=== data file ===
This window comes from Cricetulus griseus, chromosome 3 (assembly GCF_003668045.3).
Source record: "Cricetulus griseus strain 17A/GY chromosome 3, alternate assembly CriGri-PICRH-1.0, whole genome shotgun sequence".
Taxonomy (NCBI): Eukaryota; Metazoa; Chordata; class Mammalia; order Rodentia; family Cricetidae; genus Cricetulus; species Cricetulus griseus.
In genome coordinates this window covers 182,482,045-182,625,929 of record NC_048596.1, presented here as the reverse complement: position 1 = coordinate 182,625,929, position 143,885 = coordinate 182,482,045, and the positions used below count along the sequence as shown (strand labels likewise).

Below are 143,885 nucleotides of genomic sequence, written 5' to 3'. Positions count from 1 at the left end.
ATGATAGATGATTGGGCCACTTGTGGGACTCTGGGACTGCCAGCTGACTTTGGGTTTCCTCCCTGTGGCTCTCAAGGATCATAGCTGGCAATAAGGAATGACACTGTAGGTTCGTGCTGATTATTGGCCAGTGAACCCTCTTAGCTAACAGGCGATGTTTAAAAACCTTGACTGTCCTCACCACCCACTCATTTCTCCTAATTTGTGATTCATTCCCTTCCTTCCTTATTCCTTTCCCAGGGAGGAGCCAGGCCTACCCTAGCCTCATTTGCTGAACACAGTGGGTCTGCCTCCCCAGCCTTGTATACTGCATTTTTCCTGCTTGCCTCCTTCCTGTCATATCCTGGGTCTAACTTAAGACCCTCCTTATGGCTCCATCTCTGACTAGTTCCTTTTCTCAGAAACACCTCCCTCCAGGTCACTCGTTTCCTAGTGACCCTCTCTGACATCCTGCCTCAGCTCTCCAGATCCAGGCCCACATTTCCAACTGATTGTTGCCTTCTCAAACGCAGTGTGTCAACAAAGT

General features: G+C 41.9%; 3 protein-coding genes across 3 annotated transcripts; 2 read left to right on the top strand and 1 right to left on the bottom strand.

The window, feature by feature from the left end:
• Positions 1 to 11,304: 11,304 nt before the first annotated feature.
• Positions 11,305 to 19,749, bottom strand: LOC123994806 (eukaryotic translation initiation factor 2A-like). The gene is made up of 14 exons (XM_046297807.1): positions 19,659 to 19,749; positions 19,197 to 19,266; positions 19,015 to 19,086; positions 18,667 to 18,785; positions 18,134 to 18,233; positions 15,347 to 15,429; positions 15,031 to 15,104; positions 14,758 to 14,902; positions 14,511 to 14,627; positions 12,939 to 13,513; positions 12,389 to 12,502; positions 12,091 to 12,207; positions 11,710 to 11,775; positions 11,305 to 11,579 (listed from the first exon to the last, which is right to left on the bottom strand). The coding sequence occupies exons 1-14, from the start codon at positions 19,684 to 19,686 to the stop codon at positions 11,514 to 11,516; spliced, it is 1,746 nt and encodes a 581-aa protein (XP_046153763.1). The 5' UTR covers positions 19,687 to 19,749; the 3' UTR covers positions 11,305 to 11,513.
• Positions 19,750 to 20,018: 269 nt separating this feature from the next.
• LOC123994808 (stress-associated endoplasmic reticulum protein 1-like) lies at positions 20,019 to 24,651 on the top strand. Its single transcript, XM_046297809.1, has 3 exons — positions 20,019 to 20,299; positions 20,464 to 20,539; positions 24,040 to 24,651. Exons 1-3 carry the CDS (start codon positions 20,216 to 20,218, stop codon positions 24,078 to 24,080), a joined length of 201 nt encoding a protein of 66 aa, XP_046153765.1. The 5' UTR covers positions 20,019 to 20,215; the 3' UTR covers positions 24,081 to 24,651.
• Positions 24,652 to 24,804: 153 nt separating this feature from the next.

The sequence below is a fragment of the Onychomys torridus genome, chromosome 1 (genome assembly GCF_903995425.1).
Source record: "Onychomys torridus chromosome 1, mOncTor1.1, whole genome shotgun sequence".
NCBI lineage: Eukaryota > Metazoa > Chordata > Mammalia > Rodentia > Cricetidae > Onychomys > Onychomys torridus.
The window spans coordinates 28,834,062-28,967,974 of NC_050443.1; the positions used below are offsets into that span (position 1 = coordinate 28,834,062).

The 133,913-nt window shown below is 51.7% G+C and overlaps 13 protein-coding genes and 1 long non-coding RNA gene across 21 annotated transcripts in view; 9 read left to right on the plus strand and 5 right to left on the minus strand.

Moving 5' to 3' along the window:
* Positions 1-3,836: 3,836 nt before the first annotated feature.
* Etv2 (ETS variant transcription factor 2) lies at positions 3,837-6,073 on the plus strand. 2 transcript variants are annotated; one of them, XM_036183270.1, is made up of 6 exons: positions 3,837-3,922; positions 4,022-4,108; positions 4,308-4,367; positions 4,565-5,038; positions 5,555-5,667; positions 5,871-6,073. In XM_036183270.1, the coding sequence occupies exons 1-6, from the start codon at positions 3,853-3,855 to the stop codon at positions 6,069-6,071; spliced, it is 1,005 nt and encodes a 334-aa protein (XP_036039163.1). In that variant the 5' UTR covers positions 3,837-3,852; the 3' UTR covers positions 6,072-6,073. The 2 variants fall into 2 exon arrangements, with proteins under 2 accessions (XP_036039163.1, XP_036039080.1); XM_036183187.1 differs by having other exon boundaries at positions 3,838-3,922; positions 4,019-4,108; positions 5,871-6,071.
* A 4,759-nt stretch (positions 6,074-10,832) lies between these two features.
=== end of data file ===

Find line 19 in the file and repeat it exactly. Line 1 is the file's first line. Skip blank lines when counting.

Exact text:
Moving 5' to 3' along the window: